The compostela

The pilgrimage

The compostela is the ecclesiastical document that certifies that we have made the Camino de Santiago completing at least the last 100 kilometers of any of the Jacobean routes.

The compostela
@ Mónica Ferreirós

@ Mónica Ferreirós

In Vivecamino one of the most common questions that we receceive is about this document. The Compostela is a document, issued by the ecclesiastical authorities, certifying the completion of at least 100 kilometres covered on foot or on horseback (200km if done by bike) of the Camino of Santiago. The Compostela is issued to all those pilgrims who have had the Credential stamped and thus, have demonstrated their passage along the Camino, on a journey undertaken for religious or spiritual reason – even for self searching purposes – passing through the various enclaves of one of the many pilgrimage routes (all of which are considered as valid). Those who have completed the Camino for other reasons (leisure, sports etc…) can apply to receive another certificate upon reaching Santiago, known as the Pilgrim’s Certificate.

In the initial stages, when pilgrimages to the tomb of St. James began to become popular and as a consequence institutionalized, the need to prove having completed the Camino arose. The Compostela as it is known today preceded the original scallop shell insignia which, being easily falsifiable, was replaced by the so-called letters of proof, the current source of official certification.

In the XVI century, the Catholic Monarchs constructed the Royal Hospital Foundation, which allowed for Pilgrims, with the Compostela to stay, free of charge for three days staying in the building now occupied by the iconic Hostal de los Reyes Católicos. The foundation was dedicated to providing healthcare to the walkers who came to Compostela, the hospital became the most important in Galicia and eventually the headquarters for the Medical School of Santiago. The building reopened in 1954 as a Parador of tourism, a place, true to the tradition that marks its history, which even now continues to provide free meals, including breakfast, lunch and dinner to the first ten day pilgrims of each day who can identify themselves with the Compostela.

Over the years, the Camino of Santiago has become increasingly popular. Tides of pilgrims began to arrive from all corners of the world and with this fervour, fraud and misrepresentation also multiplied and created a fear within the Church that Walkers, instead of considering the Camino to be a sacrifice for forgiveness of their sins would see it as a fun adventure, leaving aside all spiritual motivations. For this reason the Archbishopric of Santiago decided to establish certain requirements for achieving Compostela. Limiting the granting of the certificate only to those pilgrims who came to the tomb of the Apostle for religious reasons, following the routes on foot, by bicycle or on horseback and not granting it to those who had failed to complete the last 100 kilometres, if done on foot or horseback and, if by bike, the last 200km.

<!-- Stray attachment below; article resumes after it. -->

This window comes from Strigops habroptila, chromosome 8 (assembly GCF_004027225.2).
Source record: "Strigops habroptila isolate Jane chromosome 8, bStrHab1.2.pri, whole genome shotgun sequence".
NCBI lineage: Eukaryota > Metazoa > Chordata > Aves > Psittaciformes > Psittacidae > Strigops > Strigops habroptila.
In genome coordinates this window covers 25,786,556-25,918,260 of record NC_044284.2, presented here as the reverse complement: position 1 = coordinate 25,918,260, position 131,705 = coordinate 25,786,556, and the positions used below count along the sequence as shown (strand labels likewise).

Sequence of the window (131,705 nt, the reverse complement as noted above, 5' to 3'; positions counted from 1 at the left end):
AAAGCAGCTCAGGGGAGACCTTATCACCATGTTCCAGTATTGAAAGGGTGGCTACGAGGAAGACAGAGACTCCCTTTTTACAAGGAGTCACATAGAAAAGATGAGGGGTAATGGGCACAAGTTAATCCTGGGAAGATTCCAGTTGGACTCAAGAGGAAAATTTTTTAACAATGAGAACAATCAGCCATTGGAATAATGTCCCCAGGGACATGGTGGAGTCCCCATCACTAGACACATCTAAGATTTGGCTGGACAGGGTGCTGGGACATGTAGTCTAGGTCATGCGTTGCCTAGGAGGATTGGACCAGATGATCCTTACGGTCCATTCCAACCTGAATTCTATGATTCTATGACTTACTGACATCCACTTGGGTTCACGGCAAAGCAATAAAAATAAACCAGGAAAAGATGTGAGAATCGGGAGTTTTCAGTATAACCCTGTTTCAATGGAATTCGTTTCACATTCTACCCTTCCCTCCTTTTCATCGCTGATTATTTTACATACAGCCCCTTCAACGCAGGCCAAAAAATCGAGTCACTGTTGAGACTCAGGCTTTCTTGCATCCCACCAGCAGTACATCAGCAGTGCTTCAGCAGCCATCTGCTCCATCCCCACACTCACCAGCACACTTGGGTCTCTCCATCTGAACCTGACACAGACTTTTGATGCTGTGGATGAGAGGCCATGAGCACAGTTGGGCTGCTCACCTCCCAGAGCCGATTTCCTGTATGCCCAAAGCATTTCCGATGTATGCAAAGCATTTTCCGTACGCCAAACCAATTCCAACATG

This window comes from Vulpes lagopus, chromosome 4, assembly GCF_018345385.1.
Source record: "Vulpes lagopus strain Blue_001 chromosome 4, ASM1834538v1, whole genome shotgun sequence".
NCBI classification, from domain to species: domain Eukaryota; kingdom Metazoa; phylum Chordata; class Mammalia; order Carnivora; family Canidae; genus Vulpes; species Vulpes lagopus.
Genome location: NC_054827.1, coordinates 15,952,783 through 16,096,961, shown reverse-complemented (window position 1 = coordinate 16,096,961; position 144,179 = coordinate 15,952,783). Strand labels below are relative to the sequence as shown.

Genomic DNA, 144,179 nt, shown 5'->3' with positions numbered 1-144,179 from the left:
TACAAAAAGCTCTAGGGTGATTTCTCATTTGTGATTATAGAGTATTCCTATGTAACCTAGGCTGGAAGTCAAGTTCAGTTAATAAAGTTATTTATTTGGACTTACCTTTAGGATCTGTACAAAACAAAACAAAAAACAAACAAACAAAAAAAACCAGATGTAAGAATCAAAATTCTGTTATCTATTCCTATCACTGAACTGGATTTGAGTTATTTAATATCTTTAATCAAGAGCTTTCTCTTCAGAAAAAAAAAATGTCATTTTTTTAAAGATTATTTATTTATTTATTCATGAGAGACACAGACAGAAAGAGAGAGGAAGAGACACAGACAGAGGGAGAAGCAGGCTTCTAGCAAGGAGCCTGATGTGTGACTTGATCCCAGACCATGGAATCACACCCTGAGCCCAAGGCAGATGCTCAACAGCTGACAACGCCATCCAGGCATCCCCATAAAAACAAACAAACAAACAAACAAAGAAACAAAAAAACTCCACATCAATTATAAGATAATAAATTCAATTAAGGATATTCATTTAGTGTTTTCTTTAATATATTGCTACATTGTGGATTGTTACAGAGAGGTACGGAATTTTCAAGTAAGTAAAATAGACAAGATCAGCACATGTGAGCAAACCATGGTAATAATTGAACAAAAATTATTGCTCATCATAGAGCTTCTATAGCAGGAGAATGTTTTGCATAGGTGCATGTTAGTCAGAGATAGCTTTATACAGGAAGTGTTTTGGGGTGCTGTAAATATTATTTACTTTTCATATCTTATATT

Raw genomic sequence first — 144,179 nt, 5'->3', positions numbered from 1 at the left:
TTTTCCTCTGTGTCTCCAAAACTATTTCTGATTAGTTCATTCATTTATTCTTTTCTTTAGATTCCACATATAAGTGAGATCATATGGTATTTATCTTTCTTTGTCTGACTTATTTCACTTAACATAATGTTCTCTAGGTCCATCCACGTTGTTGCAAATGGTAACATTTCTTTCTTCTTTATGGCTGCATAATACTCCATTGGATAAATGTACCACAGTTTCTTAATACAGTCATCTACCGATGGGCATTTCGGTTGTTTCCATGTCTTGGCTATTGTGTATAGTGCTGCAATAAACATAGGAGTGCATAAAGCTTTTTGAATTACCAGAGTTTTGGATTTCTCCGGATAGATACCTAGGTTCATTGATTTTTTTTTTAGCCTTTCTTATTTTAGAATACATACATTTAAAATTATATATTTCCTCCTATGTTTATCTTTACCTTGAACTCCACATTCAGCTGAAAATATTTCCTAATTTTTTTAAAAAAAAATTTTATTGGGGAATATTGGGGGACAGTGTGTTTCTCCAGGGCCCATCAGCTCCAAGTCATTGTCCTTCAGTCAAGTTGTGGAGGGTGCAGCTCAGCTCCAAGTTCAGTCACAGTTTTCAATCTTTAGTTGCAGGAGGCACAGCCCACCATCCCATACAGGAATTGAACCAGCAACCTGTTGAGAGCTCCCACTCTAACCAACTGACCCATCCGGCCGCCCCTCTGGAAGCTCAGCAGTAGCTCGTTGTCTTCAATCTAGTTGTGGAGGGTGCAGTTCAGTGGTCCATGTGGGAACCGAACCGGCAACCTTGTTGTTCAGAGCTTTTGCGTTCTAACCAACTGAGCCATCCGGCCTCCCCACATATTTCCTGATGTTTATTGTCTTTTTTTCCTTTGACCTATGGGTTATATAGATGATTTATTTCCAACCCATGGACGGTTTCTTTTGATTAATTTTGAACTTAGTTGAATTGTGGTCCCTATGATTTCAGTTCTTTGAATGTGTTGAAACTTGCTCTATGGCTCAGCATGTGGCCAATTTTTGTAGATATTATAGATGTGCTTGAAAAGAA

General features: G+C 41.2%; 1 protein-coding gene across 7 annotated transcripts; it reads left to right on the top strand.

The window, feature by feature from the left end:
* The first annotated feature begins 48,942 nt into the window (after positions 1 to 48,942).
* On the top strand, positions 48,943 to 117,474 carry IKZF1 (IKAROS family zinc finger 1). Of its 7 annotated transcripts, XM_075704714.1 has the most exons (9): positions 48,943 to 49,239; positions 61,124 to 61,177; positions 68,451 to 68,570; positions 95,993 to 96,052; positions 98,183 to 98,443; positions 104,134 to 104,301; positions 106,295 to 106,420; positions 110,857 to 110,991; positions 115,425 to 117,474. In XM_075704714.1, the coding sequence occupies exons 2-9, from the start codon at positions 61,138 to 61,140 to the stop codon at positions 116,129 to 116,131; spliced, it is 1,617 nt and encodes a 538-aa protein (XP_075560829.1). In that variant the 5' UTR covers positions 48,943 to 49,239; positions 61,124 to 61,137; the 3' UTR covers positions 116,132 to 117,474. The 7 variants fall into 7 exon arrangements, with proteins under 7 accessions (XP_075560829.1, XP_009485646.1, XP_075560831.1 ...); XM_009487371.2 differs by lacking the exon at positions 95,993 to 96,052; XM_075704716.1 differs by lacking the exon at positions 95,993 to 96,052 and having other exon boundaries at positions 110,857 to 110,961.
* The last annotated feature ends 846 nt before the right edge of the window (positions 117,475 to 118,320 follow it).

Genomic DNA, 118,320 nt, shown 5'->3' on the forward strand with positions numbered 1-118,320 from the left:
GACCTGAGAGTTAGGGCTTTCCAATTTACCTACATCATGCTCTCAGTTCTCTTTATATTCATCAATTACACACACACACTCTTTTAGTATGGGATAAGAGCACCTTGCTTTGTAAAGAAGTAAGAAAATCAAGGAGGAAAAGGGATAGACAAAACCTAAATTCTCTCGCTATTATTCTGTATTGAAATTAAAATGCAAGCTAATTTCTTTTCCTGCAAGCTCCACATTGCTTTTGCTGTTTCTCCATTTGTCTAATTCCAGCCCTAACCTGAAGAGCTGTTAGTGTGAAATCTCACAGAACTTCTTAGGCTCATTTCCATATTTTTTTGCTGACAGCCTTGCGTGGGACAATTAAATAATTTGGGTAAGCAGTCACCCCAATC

Necessary distance

Both walkers and cyclists have expressed doubts regarding the exact point at which they become eligible to receive the Compostela. The Pilgrim’s office has clarified that, for those going on foot the minimum distance required to obtain the certificate, in the case of the French Way, would be from Sarria or Barbadelo, for the English Way, from Ferrol or Neda, in the case of the Northern Way, from Vilalba or Baamonde, for the Primitive way, from Lugo, and, on the silver route, from Ourense. In addition, those walkers who do the Camino of Finisterre – Muxia and, cover the first stage of the route that connects the two costal locations to then complete the remaining stages to Santiago are also entitled to the Compostela. In this way they would also cover the 100 kilometres necessary.

For cyclists doing the French Camino the minimum needed to obtain the certificate (200 kilometres) involves starting in Ponferrada, for those doing the Portuguese Camino, Póvoa de Varzim, for the Northern Route, Tapia de Casariego, for those reaching Santiago on the Primitivo way, Grandes de Salime and, for those doing the silver route, A Gudiña (it is the only case from which cyclists can start in Galicia).

Requirements to obtain the Compostela